Model your paper after the professional papers in scholarly journals like Musical Quarterly, American Musicological Society Journal (JAMS), Nineteenth Century Music, Perspectives in New Music, etc. These articles demonstrate the research methods, critical thinking, historical analysis, writing style, and documentation required of all musicians who engage in scholarly writing about music. To prepare for this style of writing, several Encounters offer opportunities to look critically at such articles. You should also consult the sample paper in the Appendix from Wingell’s Writing about Music, pp. 152-166 (Library RESERVE or Blackboard Encounter Readings for Encounter 5). It provides good examples of quotations, footnotes, score excerpts, and so on—many of the things you will need to give your paper a professional look. Finally, your paper must be original work, and you cannot submit a paper written for another course.

The paper must include:

  • Title page
  • The body of the paper (your research and arguments)
  • Bibliography
The body of the paper must be 7-10 pages long (double-spaced and word-processed). Document your sources when quoting or paraphrasing by using end notes or footnotes. Use MLA format, and consult sample articles from Musical Quarterly, JAMS, or other scholarly journals to see how scholarly articles handle citations, musical examples, and other features you might need to use in your paper.

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Follow these production deadlines for your paper. (See the Course Schedule for specific due dates.)
Turn in with Encounter 1 Hand in abstracts that describe three possible paper topics. (An abstract is a brief summary of a paper’s main argument.) Begin looking for bibliographic materials in the library.
Turn in with Encounter 2 Hand in preliminary bibliography. Library work will help you choose a topic. Submit interlibrary loan requests NOW.
Turn in with Encounter 3 Hand in your final paper topic with a one-paragraph summary of your thoughts about the content of the paper and a description of the primary sources you will use.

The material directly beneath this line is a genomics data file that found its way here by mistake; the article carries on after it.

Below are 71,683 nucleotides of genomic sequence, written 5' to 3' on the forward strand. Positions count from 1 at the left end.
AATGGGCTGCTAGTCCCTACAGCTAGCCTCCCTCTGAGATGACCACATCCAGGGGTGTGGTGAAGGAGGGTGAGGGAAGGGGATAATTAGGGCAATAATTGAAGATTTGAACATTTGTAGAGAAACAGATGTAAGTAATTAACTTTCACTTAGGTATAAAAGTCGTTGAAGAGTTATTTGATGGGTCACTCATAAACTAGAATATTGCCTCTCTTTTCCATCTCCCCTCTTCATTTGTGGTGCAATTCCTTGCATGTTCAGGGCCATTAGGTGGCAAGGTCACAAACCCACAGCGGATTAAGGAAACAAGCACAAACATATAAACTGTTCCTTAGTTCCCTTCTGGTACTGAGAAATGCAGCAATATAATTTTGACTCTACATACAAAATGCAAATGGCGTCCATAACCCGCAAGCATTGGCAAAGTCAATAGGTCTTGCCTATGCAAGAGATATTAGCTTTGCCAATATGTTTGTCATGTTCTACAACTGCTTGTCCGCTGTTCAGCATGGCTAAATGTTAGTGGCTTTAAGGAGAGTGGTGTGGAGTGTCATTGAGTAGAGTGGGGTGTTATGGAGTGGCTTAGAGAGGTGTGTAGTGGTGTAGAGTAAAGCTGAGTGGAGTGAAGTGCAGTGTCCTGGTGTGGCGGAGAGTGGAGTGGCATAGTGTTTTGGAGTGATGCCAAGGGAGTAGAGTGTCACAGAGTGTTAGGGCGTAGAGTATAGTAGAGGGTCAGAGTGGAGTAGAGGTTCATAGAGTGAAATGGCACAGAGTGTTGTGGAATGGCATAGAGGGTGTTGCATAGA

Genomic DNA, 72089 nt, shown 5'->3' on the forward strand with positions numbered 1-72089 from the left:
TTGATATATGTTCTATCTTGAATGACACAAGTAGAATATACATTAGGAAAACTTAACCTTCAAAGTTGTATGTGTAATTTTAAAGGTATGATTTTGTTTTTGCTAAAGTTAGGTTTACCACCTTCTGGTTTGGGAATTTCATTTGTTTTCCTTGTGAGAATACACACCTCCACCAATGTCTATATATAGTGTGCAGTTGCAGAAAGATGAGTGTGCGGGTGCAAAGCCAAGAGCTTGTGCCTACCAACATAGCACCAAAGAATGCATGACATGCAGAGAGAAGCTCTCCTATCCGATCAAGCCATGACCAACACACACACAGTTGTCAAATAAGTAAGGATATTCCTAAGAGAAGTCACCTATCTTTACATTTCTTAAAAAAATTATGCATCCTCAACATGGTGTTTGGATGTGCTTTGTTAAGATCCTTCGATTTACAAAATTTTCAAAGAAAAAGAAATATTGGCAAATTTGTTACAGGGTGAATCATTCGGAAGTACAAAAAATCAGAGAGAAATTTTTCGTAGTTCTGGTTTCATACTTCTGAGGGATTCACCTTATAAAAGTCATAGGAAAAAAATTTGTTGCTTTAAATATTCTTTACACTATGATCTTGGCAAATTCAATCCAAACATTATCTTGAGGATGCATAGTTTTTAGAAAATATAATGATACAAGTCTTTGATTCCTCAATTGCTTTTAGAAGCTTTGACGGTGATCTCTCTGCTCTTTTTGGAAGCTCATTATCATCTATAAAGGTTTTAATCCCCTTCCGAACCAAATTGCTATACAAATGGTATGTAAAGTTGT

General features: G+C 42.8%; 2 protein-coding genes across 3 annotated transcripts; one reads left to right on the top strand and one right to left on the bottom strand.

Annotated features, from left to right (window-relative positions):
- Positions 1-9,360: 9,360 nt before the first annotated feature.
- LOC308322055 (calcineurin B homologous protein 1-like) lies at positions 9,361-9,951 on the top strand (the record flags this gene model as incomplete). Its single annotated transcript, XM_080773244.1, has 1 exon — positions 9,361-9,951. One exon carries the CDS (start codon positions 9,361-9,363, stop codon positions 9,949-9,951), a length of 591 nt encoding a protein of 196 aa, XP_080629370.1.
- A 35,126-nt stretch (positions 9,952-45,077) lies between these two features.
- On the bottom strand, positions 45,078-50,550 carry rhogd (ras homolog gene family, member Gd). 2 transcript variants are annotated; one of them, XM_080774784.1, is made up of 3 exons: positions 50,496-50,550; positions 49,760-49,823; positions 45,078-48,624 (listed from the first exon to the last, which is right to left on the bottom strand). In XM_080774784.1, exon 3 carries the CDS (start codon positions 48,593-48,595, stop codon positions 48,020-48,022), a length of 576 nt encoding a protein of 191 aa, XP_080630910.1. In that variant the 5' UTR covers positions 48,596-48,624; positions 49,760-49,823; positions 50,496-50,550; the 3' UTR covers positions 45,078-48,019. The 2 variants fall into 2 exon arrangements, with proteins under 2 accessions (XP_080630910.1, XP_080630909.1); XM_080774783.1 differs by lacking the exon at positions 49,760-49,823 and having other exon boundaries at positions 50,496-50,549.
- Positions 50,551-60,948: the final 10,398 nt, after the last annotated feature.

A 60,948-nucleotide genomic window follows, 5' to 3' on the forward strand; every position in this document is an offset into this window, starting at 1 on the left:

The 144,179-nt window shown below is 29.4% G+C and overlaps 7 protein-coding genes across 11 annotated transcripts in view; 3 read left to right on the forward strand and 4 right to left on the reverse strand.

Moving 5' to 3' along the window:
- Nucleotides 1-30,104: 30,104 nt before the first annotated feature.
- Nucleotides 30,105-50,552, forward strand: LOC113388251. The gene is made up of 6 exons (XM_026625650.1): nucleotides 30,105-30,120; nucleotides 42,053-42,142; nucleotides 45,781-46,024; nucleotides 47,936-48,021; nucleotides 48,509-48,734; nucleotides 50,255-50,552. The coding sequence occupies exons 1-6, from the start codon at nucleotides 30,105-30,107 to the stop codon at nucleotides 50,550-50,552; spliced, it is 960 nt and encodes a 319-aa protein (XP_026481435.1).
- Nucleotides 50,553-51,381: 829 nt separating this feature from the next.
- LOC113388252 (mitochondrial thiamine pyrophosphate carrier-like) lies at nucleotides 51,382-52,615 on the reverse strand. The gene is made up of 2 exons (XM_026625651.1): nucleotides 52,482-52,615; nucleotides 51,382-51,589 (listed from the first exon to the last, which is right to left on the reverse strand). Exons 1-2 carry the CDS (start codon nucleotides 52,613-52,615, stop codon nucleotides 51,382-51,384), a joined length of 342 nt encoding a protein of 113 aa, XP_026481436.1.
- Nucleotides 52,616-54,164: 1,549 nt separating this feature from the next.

Turn in with Encounter 4 Hand in your final bibliography, typed in MLA format. (Bibliography must include the “minimum” items listed under The Research above, but you will need more sources than that if you want an A for the bibliography.)
Turn in with Encounter 5 Hand in a one-page outline, flow chart, idea map, or summary that begins to flesh out the content of your paper.
2nd to last week of classes (see Course Schedule) Bring complete first draft of your paper to class for a peer review exercise. Use written feedback to revise your paper.
Reading Day
(Monday of Finals Week)
Final version of paper is due at 4:00 pm.

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If you follow the steps above, take time to do a decent job, and develop your arguments carefully from your primary sources, you can easily earn an A or B. I am looking for thorough research, strong arguments, and thoughtful conclusions, but I especially want to see an original contribution to research on your subject. Your paper should be “ready for publication”—that is, the writing should be clear and purposeful with no distractions of grammar, punctuation, spelling, or format.
  • Body of the paper—70%
  • Bibliography—30%.
  • 10% will be subtracted from your grade if you do not bring a complete first draft to class and participate in the peer review exercise during the second to last week of classes (see Course Schedule for due date).
  • 10% will be subtracted from your grade if your final draft is turned in after 4:00 pm on Reading Day (Monday of Finals Week).

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Important URLs

Library Resources Page for History & Literature II

David Fuller’s article, Papers

Mark Harbold’s Web Page

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Page created 1/25/17 by Mark Harbold—last updated 1/25/17.